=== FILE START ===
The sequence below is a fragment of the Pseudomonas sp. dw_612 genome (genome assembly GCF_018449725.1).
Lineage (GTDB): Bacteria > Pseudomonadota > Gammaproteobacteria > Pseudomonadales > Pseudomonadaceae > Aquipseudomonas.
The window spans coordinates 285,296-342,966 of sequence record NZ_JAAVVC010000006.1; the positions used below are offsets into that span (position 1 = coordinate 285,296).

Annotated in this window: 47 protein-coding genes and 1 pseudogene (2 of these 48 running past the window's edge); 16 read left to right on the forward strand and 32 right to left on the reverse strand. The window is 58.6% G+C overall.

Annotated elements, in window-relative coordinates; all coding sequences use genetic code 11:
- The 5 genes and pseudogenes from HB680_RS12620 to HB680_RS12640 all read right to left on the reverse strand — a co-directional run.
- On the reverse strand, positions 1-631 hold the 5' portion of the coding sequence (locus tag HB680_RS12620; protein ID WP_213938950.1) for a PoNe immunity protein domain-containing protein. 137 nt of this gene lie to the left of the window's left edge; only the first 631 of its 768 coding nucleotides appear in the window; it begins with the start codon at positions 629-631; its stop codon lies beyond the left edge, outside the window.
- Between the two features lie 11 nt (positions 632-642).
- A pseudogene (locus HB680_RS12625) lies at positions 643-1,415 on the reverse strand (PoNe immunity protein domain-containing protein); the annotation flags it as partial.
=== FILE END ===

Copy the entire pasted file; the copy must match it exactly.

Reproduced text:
The sequence below is a fragment of the Pseudomonas sp. dw_612 genome (genome assembly GCF_018449725.1).
Lineage (GTDB): Bacteria > Pseudomonadota > Gammaproteobacteria > Pseudomonadales > Pseudomonadaceae > Aquipseudomonas.
The window spans coordinates 285,296-342,966 of sequence record NZ_JAAVVC010000006.1; the positions used below are offsets into that span (position 1 = coordinate 285,296).

Annotated in this window: 47 protein-coding genes and 1 pseudogene (2 of these 48 running past the window's edge); 16 read left to right on the forward strand and 32 right to left on the reverse strand. The window is 58.6% G+C overall.

Annotated elements, in window-relative coordinates; all coding sequences use genetic code 11:
- The 5 genes and pseudogenes from HB680_RS12620 to HB680_RS12640 all read right to left on the reverse strand — a co-directional run.
- On the reverse strand, positions 1-631 hold the 5' portion of the coding sequence (locus tag HB680_RS12620; protein ID WP_213938950.1) for a PoNe immunity protein domain-containing protein. 137 nt of this gene lie to the left of the window's left edge; only the first 631 of its 768 coding nucleotides appear in the window; it begins with the start codon at positions 629-631; its stop codon lies beyond the left edge, outside the window.
- Between the two features lie 11 nt (positions 632-642).
- A pseudogene (locus HB680_RS12625) lies at positions 643-1,415 on the reverse strand (PoNe immunity protein domain-containing protein); the annotation flags it as partial.